Residents of the South Bronx and North Brooklyn are breathing high levels of diesel emissions emitted from garbage trucks, putting them at elevated risk of respiratory disease, according to a new study from a coalition of unions and community groups.

The study, which was released Tuesday by the Transform Don't Trash NYC coalition at a press conference in the Bronx, monitored air quality and garbage truck traffic along major garbage truck routes in the two regions of the city. The coalition focused on the South Bronx and North Brooklyn because of their high concentration of waste transfer stations. Together, these areas host 32 of city's 58 transfer stations.

The study was conducted over several weeks by community members, who counted truck traffic and collected street-level readings of fine particulate matter using hand-held monitors at intersections at different times of day. The data was compared with ambient particulate readings from the New York State Department of Environmental Conservation— particulate levels were seven times higher than ambient levels in the South Bronx and five times higher in North Brooklyn.

The South Bronx recorded the highest number of total trucks per hour, the majority of which were garbage trucks. According to Angela Torvar, director of community development at The Point, one of the nonprofits in the TDT NYC coalition, approximately 300 diesel trucks go through the South Bronx each hour.

Exposure to diesel pollution is associated with asthma and other respiratory diseases, with children and young adults particularly susceptible. Lorraine Pierre-Destine, a nurse at the Pediatric Emergency Department at Lincoln Hospital who testified on behalf of the New York State Nurses Association, said that the respiratory ailments caused by the pollutants will "continue throughout a child's lifetime into adulthood."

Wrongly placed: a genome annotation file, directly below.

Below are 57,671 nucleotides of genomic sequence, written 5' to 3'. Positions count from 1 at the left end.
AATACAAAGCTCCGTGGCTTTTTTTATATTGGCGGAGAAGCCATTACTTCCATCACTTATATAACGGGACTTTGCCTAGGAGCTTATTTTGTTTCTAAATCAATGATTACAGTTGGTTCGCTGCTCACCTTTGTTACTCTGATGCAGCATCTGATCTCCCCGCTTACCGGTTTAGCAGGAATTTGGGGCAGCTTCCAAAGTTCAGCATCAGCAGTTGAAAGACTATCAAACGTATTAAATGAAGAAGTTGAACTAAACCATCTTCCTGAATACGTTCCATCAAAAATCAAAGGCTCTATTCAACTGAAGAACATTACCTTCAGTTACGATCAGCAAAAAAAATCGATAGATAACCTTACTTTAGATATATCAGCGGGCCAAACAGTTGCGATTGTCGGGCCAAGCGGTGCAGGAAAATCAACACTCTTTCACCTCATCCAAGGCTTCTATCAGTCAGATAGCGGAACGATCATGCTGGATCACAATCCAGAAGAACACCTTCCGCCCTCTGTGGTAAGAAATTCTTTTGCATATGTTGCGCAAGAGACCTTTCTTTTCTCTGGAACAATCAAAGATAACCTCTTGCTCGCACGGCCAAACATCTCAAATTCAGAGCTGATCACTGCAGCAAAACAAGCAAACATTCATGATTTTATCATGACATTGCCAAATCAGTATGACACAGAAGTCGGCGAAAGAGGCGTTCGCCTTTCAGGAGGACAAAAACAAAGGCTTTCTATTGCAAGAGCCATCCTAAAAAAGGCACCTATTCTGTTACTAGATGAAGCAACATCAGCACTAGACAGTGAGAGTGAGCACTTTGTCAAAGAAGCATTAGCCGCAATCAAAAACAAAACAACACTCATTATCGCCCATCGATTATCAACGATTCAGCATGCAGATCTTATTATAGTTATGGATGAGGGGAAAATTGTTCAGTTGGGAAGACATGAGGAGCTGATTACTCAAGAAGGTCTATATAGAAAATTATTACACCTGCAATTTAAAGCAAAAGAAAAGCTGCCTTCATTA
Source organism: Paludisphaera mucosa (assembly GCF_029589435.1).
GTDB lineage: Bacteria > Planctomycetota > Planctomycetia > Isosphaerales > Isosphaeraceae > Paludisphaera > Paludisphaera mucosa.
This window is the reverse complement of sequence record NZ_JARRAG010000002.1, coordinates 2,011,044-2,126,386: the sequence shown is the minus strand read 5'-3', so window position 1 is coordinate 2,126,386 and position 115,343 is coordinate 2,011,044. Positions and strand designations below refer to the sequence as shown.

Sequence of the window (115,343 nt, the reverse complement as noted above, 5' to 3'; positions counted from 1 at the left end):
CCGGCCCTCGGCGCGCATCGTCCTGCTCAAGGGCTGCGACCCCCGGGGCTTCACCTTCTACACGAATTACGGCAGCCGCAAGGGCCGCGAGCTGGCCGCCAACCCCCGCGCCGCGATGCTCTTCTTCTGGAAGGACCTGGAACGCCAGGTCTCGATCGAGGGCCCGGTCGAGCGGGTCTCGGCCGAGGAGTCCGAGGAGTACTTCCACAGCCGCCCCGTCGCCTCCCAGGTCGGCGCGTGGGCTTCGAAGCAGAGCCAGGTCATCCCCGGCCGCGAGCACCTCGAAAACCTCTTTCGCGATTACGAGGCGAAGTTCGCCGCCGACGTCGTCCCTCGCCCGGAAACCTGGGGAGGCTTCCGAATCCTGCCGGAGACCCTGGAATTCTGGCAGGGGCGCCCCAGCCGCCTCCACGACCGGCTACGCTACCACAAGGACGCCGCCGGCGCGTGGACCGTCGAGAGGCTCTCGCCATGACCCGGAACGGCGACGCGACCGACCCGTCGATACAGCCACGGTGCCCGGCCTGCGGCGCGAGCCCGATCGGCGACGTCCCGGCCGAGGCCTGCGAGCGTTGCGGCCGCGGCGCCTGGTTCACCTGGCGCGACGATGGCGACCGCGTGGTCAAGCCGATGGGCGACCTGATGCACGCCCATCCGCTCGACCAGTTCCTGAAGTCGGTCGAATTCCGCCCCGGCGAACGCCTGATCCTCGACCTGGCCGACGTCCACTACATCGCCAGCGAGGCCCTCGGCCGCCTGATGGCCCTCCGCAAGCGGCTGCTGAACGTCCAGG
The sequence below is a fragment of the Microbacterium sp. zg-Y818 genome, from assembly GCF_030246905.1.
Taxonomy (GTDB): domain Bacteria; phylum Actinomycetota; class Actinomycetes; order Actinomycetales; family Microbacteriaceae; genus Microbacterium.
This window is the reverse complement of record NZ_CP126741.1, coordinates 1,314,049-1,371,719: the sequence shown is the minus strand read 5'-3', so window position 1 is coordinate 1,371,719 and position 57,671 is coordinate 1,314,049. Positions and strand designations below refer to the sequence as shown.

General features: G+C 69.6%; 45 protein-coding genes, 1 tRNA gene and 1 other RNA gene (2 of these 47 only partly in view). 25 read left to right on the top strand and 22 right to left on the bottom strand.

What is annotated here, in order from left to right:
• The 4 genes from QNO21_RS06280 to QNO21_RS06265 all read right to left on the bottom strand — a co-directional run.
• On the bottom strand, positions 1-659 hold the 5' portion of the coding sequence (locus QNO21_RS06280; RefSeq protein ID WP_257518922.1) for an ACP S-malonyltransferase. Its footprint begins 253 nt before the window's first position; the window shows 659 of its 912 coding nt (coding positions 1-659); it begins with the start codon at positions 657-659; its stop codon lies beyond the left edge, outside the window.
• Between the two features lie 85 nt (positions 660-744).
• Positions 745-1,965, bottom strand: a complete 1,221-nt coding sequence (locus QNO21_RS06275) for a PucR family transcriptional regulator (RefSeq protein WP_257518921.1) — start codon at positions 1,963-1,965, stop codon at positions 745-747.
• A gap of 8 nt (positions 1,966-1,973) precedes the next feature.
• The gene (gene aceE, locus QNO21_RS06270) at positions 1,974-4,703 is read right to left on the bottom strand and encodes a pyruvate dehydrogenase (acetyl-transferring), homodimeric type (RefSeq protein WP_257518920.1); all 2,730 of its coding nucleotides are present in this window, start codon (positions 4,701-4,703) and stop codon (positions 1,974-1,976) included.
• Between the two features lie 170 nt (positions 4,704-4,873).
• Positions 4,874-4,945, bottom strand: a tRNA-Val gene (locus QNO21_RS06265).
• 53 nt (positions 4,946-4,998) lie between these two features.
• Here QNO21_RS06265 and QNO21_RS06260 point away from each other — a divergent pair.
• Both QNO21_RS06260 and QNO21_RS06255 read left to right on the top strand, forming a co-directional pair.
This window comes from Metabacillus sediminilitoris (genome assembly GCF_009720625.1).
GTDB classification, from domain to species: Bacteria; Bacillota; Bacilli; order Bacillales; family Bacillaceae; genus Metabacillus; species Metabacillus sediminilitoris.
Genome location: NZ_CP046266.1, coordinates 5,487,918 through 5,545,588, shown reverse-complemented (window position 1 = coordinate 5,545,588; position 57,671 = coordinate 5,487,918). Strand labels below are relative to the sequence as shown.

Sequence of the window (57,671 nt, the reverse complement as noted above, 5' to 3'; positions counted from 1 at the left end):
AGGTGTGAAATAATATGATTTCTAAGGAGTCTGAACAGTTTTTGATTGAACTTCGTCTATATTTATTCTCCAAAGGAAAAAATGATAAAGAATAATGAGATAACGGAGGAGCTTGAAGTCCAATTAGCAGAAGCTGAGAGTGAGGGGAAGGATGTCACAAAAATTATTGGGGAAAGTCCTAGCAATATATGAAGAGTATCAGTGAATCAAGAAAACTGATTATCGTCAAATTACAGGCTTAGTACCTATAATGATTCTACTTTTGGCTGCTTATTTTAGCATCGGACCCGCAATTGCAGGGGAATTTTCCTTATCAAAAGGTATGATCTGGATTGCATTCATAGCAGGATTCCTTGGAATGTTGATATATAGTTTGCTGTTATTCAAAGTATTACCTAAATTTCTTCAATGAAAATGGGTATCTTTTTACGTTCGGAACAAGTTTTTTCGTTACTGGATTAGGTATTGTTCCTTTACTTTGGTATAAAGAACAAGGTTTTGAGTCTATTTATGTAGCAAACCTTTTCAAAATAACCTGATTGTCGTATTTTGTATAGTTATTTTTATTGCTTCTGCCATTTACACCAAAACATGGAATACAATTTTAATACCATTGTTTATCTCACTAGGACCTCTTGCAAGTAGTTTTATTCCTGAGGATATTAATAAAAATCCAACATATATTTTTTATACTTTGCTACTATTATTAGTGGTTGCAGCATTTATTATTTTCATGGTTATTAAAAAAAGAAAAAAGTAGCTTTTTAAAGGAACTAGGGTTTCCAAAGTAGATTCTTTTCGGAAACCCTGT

The study also looked at the exposure to diesel pollution of truckers in the private waste industry, who according to the press release accompanying the report are disproportionately people of color. Truckers participating in the study monitored the air quality inside of their trucks.

Steve Falk, a trucker for a private waste disposal firm and a member of Teamsters Local 813, said he participated because he is concerned about the risks of exposure to diesel pollution. "I worry about what this job is doing to my health and my life," he said. "We all deserve to drive cleaner trucks and breathe safe clean air."

Mayor de Blasio has proposed a commercial waste policy that is intended to reduce New Yorkers' exposure to diesel emissions. Currently, the city does not regulate the scheduling or logistics of commercial waste collection, instead leaving it up to businesses to individually contract with waste disposal companies. Because there is no coordination among businesses, collection routes often overlap, increasing emissions, wasting fuel and adding to traffic congestion.

Under the proposed plan, the city will be divided into geographic zones. Instead of having multiple private waste disposal companies operating in the same area, the zone plan would have firms bid to be the exclusive waste collector for a given zone. The de Blasio administration says this system will reduce truck traffic and emissions and that it will force waste disposal firms to improve labor standards and increase recycling rates, as they will be judged in these areas during the bidding process.

The TDT NYC report offers several recommendations for the de Blasio plan, including more evenly distributing future waste transfer stations and diverting more waste to marine and rail-based facilities. The coalition also recommends that the city require or incentivize waste disposal companies to adopt low-emissions technologies or reduce their reliance on diesel trucks. The vast majority of trash trucks in the city are a decade or more old and designed with older, dirtier technologies. Only 10 percent meet 2007 EPA emissions standards.

Pierre-Destine, the nurse, said the affected communities particularly fear the long-term effects of exposure to diesel pollution. "It's devastating for parents to watch their children inhale these pollutants," she said.